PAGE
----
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Pituitary (including difficult revisional/ previously operated patients)

What are Pituitary Tumours?

Pituitary tumours are abnormal growths within the pituitary gland, a small gland located near the base of the brain. Pituitary tumours can be either functioning or non-functioning. Functioning tumours secrete pituitary hormones that can lead to a clinical syndrome, while non-functioning tumours are those that can cause a syndrome by not secreting pituitary hormones.  

The majority of pituitary tumours are benign growths, also known as pituitary adenomas. These are non-cancerous and do not spread to other parts of your body.

Symptoms of Pituitary Tumours

Tumours of the pituitary gland cause symptoms in the following ways:

  • Overproduction of one of the hormones that it produces, which include growth hormones, thyroid-stimulating hormone (TSH), prolactin, adrenocorticotropic hormone (ACTH), and gonadotropins.
  • Growth of the tumour, which compresses the pituitary gland and inhibits the production of one or more of the hormones as mentioned above.
  • Growth of the tumour, which compresses the optic nerves or the nerves controlling eye movements resulting in double-vision or vision loss.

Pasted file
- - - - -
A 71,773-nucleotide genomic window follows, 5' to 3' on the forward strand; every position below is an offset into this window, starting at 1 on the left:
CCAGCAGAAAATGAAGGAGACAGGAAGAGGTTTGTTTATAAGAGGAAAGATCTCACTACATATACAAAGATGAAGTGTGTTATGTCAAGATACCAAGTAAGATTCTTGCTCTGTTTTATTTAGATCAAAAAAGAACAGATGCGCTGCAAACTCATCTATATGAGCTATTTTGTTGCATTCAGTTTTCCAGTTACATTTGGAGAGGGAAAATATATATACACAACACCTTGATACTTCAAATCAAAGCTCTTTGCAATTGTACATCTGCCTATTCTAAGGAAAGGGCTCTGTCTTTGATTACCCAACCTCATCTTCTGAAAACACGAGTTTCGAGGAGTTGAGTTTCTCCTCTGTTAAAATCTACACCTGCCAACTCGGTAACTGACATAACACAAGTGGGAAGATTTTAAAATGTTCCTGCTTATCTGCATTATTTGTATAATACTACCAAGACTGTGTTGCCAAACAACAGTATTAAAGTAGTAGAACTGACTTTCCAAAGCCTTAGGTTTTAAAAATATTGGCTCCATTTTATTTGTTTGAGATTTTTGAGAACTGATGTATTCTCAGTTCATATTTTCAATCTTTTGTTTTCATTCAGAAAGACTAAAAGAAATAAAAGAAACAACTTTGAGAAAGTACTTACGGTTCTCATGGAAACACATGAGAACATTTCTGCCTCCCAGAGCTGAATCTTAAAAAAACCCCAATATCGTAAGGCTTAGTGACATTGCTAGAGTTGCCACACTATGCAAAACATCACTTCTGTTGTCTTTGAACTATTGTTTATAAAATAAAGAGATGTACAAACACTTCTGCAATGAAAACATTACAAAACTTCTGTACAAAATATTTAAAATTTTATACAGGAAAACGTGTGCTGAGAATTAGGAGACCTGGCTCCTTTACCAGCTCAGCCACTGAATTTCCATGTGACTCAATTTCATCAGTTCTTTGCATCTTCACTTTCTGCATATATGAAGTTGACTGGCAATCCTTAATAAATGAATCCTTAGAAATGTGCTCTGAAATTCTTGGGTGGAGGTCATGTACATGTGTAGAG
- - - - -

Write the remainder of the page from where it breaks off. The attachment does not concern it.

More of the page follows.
Some of the common symptoms include:

  • Headaches
  • Mood changes
  • Irritability
  • Vision problems
  • Fatigue
  • Irregular periods in women
  • Infertility
  • Erectile dysfunction
  • Inappropriate production of breast milk
  • Acromegaly: the abnormal increase in the size of the bones of the hands, feet, and face

Diagnosis of Pituitary Tumours

When you present to the clinic with the above symptoms, your doctor will review your medical history and perform a thorough physical examination. Blood and urine tests will be ordered to check the hormone levels. Imaging studies such as CT scan or MRI are performed to identify the tumour type, size, and location. Vision testing may also be performed to determine if the tumour is affecting your optic nerves.

Treatment of Pituitary Tumours

Your doctor will determine treatment depending on the size, location, spread of the tumour, age, and overall health. Surgery may be recommended to completely remove isolated tumours or those that have spread, to relieve symptoms or release pressure on surrounding structures. Tumours that have spread are usually treated by radiotherapy or high energy radiation. These treatments may shrink the tumour, making surgical removal easier, and can eradicate any remaining cancer cells after surgical excision. Some pituitary tumours may also be treated with medications to shrink them and to block excess hormone secretion.  

  • King's College London
  • Stanford University
  • University of Pittsburgh Medical Center
  • The Royal College of Surgeons of England